Sunday, June 14, 2009

Celebrities tweet for Suu Kyi

BANGKOK, Thailand (AP) -- Hollywood star Julia Roberts and detained Chinese acti-vists are among celebrities and political prisoners tweet-ing and signing petitions for the release of Burma's dem-ocracy leader Aung San Suu Kyi, organizers said today.

Suu Kyi will spend her 64th birthday — her 14th spent in detention — Friday in Yangon's notorious Insein prison, facing charges of violating terms of her house arrest by harboring an American who swam uninvited to her lakeside home.

The ruling military dictatorship or junta is widely expected to deliver a guilty verdict, which could put the Nobel Peace Prize laureate in prison for up to five years. She has already spent more than 13 of the last 19 years under house arrest.

"We must not stand by as she is silenced again. Now is the time for the international community to speak with one voice," Roberts wrote as part of a campaign — "64 words for Aung San Suu Kyi" — organized by a coalition of human rights and activist groups.

The campaign, launched May 27, asks Suu Kyi's supporters to tweet, write text messages, or send video and photos to its Web site:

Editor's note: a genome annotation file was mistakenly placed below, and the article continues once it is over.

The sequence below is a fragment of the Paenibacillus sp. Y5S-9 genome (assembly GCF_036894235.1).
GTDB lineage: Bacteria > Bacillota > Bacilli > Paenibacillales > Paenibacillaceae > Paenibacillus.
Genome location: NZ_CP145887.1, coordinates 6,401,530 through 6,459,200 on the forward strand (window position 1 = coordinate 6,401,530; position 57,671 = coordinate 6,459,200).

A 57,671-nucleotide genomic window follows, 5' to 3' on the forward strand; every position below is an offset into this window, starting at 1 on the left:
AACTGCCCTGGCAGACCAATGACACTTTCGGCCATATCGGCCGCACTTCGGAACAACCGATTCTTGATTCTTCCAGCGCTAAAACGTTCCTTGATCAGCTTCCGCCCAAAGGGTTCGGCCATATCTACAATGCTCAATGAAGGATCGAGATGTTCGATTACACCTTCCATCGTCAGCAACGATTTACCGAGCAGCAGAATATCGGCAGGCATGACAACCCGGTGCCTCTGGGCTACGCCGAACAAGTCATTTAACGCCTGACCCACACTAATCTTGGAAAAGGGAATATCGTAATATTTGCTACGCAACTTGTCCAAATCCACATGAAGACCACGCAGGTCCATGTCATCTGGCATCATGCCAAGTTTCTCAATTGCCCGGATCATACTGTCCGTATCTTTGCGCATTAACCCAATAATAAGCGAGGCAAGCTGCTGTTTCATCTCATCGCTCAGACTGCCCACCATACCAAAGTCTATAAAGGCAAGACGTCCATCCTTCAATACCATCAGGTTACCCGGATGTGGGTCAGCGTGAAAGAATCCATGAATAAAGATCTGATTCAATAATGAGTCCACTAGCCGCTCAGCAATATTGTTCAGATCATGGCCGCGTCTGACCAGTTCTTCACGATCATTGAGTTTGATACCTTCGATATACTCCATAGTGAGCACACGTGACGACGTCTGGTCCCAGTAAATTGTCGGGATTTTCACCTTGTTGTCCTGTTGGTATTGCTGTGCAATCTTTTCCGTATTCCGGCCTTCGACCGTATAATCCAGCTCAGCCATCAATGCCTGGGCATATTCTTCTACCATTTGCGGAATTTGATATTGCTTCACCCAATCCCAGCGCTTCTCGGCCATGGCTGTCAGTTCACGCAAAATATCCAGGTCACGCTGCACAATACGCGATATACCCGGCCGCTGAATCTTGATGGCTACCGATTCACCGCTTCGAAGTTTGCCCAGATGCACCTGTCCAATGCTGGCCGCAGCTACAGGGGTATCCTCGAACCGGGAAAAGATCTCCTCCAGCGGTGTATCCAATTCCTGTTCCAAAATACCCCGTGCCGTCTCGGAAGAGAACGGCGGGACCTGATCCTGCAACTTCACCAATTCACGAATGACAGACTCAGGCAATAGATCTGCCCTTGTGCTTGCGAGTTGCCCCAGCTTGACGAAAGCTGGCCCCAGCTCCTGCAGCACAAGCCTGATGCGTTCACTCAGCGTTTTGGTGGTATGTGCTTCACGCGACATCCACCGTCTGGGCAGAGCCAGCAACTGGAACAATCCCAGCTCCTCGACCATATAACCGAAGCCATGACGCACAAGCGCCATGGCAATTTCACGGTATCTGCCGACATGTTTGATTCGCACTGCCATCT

Similar campaigns on Suu Kyi's past birthdays and other milestones generated some global publicity for her cause but have failed to change the military junta's harsh attacks on all signs of dissent. Burma, also known as Myanmar, has been dominated by the military since 1962.

"Burma's generals [particularly Than Shwe] think they can act with impunity. We'll have to wait until after the trial verdict to see if this time will be any different," said Mark Farmaner of Burma Campaign UK, one of the organizers.

Actress Demi Moore, actor Kevin Spacey, artist Yoko Ono, and British Prime Minister Gordon Brown were among the contributors to the Web site. James Cameron, director of "Titanic" and "The Terminator," wrote, "While my heroes are fictional, Aung San Suu Kyi is a real-life hero and she needs help from you."

In a parallel campaign, the organizers have to date gathered the signatures of 107 former or current political prisoners from over 20 countries calling for the release of political prisoners in Burma and calling on the U.N. Security Council to impose a global arms embargo on the Southeast Asian nation.

"The continued denial of your freedom unacceptably attacks the human rights of all 2,156 political prisoners in Myanmar. As those also incarcerated for our political beliefs, we share the world's outrage," the 64-word message said.

The signatories include Kim Dae-jung, a former South Korean president and Nobel Peace Prize laureate; Shirin Ebadi, an Iranian human rights campaigner who also won the prize; former Czech President Vaclav Havel; and two female Chinese activists currently under house arrest, Yuan Weijing and Zeng Jinyan.

"Aung San Suu Kyi's continued detention shames Asia," wrote Kim.

Anwar Ibrahim, former deputy prime minister of Malaysia, urged the Association of Southeast Asian Nations (ASEAN) to lift its policy of nonintervention in Myanmar, which is a member of the 10-nation bloc.

Organizers of the campaign include Human Rights Watch, the U.S. Campaign for Burma, Burma Info Japan, Open Society Institute, France's Info Birmanie, and Amnesty International.

No comments: